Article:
The nurses in Östhammar, a central Sweden school district, ended up injecting the boy with the cervical cancer jab during a mass drive to finish off the inoculation.
They were giving the third round of Gardasil to girls in grades six and seven, when pupils are 12-13 years old. As part of the same drive, they were finishing off their grade-six inoculation against measles, mumps and rubella (MMR), known in Sweden as the MPR vaccine (mässling, påssjuka, röda hund).
However, the boy ended up getting the cervical cancer jab by mistake when two nurses mixed up the receptacles holding the different types of injections.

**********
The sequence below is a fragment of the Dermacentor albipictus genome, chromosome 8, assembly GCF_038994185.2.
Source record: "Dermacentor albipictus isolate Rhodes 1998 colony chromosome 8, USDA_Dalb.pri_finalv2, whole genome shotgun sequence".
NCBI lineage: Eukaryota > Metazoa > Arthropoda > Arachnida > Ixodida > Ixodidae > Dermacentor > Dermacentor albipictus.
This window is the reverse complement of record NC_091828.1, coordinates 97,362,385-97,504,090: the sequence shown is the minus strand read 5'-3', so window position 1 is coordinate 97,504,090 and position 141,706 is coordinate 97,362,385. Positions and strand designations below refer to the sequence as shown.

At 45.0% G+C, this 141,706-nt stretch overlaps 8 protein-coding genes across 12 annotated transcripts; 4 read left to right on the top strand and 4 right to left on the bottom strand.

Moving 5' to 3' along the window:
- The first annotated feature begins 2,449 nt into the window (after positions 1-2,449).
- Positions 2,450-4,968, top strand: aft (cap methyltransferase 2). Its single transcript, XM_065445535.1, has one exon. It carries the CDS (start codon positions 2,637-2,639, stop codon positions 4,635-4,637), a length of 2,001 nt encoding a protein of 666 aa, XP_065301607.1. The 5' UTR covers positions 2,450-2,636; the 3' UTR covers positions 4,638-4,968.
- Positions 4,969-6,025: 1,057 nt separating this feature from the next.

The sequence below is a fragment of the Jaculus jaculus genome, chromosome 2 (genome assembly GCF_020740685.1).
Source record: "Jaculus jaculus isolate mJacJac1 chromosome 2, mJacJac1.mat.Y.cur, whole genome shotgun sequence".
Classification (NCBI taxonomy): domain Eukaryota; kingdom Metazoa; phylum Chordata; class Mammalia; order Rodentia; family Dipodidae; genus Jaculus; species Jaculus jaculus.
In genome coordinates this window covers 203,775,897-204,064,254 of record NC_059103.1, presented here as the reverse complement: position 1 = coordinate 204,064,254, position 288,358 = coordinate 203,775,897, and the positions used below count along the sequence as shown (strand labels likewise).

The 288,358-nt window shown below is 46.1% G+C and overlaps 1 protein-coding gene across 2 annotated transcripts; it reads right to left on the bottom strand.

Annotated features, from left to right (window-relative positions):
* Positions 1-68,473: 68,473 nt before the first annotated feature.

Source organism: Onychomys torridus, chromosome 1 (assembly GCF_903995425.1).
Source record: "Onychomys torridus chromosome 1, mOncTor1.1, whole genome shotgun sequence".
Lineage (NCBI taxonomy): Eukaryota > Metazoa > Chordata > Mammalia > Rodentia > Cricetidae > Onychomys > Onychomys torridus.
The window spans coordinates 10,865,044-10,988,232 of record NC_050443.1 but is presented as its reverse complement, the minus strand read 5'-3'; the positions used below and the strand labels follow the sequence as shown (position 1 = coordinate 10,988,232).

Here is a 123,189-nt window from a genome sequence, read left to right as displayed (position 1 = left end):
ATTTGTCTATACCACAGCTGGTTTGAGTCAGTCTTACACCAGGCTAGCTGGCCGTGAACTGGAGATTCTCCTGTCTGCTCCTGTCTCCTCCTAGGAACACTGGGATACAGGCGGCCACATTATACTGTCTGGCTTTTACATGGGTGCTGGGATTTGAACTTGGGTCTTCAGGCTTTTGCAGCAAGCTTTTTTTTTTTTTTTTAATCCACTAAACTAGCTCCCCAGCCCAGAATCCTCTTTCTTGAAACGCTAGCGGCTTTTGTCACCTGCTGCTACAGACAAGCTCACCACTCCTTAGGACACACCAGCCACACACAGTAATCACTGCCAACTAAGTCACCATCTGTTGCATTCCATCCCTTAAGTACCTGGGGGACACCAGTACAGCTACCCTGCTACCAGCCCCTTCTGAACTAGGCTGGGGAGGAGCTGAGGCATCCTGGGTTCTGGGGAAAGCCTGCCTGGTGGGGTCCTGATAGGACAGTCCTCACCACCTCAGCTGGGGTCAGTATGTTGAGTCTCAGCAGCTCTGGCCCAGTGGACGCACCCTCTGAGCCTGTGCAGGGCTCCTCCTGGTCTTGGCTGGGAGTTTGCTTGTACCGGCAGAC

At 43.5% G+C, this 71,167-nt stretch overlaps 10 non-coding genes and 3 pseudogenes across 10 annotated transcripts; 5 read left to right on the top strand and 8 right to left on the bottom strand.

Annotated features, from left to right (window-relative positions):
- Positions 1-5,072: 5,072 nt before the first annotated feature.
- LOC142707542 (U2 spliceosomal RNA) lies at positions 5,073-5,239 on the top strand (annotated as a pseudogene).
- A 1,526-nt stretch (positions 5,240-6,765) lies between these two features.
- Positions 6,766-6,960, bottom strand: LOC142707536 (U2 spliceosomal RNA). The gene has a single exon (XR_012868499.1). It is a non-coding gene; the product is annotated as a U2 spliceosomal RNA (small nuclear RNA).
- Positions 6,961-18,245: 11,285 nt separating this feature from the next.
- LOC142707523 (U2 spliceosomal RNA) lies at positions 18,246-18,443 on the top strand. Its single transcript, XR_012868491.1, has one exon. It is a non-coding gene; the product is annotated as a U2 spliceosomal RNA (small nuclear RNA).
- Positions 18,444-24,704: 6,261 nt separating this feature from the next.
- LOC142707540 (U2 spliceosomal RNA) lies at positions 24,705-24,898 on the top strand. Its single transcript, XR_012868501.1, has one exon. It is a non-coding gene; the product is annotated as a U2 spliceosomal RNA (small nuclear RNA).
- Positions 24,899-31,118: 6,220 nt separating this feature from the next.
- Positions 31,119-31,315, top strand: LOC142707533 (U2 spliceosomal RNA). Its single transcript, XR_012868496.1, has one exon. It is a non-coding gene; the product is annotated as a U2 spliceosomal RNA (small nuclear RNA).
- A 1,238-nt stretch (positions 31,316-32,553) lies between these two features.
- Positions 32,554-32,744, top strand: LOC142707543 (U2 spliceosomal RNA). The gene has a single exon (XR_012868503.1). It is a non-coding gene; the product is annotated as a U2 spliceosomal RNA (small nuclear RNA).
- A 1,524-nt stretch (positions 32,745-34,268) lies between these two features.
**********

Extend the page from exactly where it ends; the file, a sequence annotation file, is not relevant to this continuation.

The nurses almost immediately realized their mistakes, because the boy was second to last in the queue to get his jab, but the receptacle holding the MMR jabs still had two syringes waiting to be used when there was only one boy to go.
A senior nurse and the student welfare head later reported the incident to Sweden’s Health and Welfare Board (Socialstyrelsen), the national agency that investigates and follows up on misconduct and accident reports from the healthcare and care sectors in Sweden.
The inoculation drive meant the school district had drafted in an extra nurse to back up the staff nurses so they could work two and two, the report noted.
They also said that the boy’s family were told soon after of the mix-up, and that the boy showed no signs of any adverse reactions.
Following the incident, the district had also gone through and updated its work procedures to accord with the latest best-practice guidelines.